Im usually fairly well prepared to tackle whatever airborne challenge I might face. Then there was a day in early March when I felt woefully unprepared. I got through it, but Im still licking my wounds.

The mission was supposed to be a short hop to a nearby airport, pick up a fourth and re-launch for some airborne headset evaluations on behalf of sister publication

Pre-Flight Preparation


Aviation Consumer. The weather was forecast to be broken layers at 1500 and 5000 feet, with good visibility between them. Walking out the door for the first-thing flight, I notice the early-morning stars had been replaced by a low overcast; an IFR clearance was definitely necessary.

Soon, the three of us were on top of the lower layer, motoring off to our destination. But the plot thickened: Our destinations ceiling and visibility were down the tubes and the only glideslope was out of service. Not wanting to waste fuel, we turned around and headed back to our departure point, not far behind us. After a quick series of button pushes and leafing through the plates, we were set up for the approach and, after flying the full procedure, found the runway right where we left it.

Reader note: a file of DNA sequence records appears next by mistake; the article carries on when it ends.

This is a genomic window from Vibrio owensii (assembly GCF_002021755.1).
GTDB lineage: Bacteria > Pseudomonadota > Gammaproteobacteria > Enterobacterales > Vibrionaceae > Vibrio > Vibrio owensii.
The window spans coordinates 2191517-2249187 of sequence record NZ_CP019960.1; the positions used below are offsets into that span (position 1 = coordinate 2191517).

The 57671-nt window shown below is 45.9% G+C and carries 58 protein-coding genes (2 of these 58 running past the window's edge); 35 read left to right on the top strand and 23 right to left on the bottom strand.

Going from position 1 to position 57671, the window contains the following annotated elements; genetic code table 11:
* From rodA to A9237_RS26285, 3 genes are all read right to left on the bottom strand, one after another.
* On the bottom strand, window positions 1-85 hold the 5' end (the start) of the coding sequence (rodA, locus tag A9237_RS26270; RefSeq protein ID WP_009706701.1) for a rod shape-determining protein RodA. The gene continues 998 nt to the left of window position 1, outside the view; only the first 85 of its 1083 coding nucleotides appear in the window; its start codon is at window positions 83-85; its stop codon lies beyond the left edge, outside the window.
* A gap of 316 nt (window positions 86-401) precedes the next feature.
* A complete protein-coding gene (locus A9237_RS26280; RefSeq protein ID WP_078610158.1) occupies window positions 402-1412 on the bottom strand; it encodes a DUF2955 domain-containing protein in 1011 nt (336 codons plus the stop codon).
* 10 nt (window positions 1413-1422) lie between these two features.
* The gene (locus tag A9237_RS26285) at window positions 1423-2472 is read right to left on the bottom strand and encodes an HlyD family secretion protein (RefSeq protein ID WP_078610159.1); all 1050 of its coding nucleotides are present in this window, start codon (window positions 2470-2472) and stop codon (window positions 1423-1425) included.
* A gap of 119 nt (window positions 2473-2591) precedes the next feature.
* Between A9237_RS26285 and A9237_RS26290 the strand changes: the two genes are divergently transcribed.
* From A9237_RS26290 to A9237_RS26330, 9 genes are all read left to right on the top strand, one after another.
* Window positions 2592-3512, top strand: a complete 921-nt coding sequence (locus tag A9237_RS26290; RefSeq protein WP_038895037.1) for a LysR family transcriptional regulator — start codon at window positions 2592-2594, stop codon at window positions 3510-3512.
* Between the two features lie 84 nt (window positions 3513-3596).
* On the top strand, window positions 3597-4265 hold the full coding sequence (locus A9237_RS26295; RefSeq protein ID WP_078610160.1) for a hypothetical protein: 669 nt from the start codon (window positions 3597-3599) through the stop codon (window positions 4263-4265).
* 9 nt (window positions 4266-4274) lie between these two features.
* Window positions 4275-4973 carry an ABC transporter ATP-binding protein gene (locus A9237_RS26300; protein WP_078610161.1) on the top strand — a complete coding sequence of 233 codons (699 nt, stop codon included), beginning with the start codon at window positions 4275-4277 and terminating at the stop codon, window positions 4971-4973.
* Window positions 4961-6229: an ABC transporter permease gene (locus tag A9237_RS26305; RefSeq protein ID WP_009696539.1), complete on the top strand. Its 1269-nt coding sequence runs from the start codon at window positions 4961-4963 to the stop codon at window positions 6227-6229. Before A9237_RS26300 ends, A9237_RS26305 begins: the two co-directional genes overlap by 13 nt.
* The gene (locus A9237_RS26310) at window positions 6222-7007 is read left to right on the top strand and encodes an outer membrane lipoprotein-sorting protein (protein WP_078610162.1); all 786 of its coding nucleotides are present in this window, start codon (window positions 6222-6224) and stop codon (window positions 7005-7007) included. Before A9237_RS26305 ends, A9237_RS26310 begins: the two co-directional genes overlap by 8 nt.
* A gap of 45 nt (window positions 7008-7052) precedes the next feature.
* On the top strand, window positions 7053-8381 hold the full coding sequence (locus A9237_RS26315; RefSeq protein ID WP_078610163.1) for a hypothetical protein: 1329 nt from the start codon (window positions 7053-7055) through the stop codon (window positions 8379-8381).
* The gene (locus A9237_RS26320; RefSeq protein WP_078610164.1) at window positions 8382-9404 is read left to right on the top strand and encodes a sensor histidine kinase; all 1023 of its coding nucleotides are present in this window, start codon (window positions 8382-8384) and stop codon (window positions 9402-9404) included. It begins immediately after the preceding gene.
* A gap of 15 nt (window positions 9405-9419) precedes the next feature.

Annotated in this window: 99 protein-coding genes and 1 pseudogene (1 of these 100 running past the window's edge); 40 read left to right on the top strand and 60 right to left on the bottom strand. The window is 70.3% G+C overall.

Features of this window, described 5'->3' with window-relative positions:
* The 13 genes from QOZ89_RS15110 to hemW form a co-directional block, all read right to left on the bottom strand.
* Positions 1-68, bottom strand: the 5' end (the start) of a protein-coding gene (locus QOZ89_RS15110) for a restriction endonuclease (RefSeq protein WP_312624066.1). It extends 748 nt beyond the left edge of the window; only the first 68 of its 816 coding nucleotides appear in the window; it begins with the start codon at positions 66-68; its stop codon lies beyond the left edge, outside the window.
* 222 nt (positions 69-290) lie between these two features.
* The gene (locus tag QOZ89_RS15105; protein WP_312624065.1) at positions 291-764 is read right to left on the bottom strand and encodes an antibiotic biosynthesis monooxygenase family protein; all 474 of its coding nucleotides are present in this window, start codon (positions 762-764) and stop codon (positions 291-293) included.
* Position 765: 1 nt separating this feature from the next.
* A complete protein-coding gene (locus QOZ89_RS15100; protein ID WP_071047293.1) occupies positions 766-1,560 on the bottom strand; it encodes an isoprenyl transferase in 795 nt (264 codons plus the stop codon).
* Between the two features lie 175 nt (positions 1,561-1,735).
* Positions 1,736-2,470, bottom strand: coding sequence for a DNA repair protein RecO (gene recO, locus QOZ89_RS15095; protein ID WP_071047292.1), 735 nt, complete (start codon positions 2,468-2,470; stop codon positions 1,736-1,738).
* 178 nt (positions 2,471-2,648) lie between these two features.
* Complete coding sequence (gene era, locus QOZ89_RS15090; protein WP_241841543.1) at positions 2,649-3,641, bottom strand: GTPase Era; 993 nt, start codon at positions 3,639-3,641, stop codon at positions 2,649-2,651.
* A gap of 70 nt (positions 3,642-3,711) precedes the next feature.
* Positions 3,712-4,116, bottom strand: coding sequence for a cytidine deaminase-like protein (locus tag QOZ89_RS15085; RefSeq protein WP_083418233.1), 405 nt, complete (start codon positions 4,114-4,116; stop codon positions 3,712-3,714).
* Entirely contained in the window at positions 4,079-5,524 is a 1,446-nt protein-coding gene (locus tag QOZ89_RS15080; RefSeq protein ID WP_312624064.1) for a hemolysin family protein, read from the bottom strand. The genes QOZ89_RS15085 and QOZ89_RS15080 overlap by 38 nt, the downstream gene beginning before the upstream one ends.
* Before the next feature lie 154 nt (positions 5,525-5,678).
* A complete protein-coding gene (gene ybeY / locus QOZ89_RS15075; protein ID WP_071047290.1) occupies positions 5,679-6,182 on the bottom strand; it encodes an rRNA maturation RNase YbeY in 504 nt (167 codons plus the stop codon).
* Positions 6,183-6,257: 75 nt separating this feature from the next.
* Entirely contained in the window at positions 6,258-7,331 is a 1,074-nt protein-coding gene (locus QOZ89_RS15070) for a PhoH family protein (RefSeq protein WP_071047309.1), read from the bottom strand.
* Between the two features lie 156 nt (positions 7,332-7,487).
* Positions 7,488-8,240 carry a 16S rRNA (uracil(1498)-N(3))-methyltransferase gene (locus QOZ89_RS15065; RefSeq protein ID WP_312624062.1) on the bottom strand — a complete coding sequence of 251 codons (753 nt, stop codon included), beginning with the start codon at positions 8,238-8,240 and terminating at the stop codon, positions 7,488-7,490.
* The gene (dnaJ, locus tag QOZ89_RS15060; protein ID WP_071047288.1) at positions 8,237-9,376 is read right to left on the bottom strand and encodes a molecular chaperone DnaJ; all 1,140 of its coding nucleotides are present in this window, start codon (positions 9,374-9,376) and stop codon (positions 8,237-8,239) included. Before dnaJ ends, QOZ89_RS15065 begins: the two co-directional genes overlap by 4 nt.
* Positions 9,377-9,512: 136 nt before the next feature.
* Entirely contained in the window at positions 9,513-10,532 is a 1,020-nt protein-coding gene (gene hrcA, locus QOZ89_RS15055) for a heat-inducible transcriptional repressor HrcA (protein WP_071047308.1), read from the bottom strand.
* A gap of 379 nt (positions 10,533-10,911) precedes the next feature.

After an hour of checking weather, our destination started coming up, so we launched again. That flight ended with a localizer approach to minimums, picking up the runway at the last possible instant before going missed. Another few minutes on the ground and we were aloft again, climbing through the now-bumpy layer to get on top and cruise around in VMC. We managed to get back home after another IFR descent, ending with a visual approach, followed by an easy-but-bumpy VFR flight back to the car.

The tach showed only three hours total when the airplane was back in the hangar that afternoon, but I felt like Id been through the wringer.

The bottom line is I wasnt prepared for all the IFR work that morning. Overnight, the weather turned much worse than the VFR that had been forecast and my before-dawn weather checking didnt pick up all of it. It was the first time in a long time Id been caught that flat-footed and I paid the price. It wont happen again soon.


North America-based pilots are coming out of one of the worst winters in a handful of years, with lots of active weather over the past few months. Soon, green, leafy things will be spouting all over the place: Spring has sprung, and that means more aviating.

It also means a layer of rust may have accumulated on your skills and your airplane. But were here to help. One article this month tackles some of the things you may want to consider for you and your plane. Another explains the decisions you need to consider when deferring any maintenance. Then we explore thunderstorms, self-critiquing your IFR skills and the dangers of maneuvering flight.

Go fly. The time is right and youve earned it.

– Jeb Burnside


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